Formerly based in OK, he's now hunkered down in Indiana. Lots of issues covered, but he's also working his way through Supreme Court cases dealing with church and state separation.

Bright Lights, Small City

Sarah Lahm keeps an eye on Minneapolis schools, policy and politics. It's yet another regional stage where reformster ideas go for their out of town trial runs.

Caffeinated Rage

North Carolina is the home base for this prolific look at education policy, politics, and public education.

Citizen Teacher

Lisa Eddy taught ELA for 25 years, collected a variety of awards, and just generally worked her buns off. Now she cranks out frequent posts focusing on education and politics.

Class Size Matters 

A site devoted to exactly that issue. Loads of good materials here to support the obvious.

Classroom Q&A with Larry Ferlazzo

One of the few remaining blogs at Education Week, Ferlazzo talks about pedagogical practicalities and also policy and politics and ethics in the classroom.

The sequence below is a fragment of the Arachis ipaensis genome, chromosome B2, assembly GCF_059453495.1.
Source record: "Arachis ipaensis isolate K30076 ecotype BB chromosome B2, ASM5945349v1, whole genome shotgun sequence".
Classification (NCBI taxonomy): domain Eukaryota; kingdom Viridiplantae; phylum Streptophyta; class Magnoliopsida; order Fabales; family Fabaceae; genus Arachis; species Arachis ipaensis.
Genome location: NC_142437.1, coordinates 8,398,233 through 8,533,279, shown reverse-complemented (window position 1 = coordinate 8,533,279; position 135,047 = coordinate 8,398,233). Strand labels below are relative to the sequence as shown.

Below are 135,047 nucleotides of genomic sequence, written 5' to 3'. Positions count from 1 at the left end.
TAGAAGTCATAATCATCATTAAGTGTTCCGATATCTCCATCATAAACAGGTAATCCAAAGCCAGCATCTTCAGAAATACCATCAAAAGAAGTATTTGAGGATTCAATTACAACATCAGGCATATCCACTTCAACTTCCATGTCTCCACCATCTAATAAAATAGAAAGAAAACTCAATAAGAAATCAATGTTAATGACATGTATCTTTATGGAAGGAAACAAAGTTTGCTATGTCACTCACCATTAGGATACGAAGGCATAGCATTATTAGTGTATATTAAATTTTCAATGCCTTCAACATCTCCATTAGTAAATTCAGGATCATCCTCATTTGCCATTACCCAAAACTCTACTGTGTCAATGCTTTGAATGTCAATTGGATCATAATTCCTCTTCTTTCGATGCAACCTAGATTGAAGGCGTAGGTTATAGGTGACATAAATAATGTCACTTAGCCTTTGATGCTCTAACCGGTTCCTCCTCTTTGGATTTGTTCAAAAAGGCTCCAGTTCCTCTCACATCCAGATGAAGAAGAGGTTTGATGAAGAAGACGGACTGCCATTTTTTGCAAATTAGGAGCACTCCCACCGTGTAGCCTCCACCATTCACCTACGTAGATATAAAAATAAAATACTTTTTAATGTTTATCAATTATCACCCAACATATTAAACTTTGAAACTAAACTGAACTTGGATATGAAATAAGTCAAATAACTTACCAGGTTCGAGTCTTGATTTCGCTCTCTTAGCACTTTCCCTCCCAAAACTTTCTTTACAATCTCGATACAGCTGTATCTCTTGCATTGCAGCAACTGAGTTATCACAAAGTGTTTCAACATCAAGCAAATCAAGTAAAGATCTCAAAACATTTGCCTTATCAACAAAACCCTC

Cloaking Inequity

The blog of Dr. Julian Vasquez Heilig. Lots of smart, researched info, much of it organized by topic. 

Dad Gone Wild

TC Weber covers Tennessee thoroughly and with sharp wit and pithy quotes. "Nobody reads it. Everybody quotes it."


"Engaging in conversations around education and leadership," and sometimes getting into some heavy but interesting stuff about systems and complexity. 

Defending the Early Years

Research and advocacy for the littles. I'm a big fan of this organization.


I call her the indispensable Mercedes Schneider. A research monster and prolific writer, even as she does the classroom work. When you're looking for facts and the background connections, all roads lead here.

Diane Ravitch

If you read me, you probably read Ravitch, whose blog is like the town square for all the advocates for public education. The sheer volume of posts can be daunting, but because she is so very generous with her platform and audience, there is no better place to "meet" all the people writing about public education .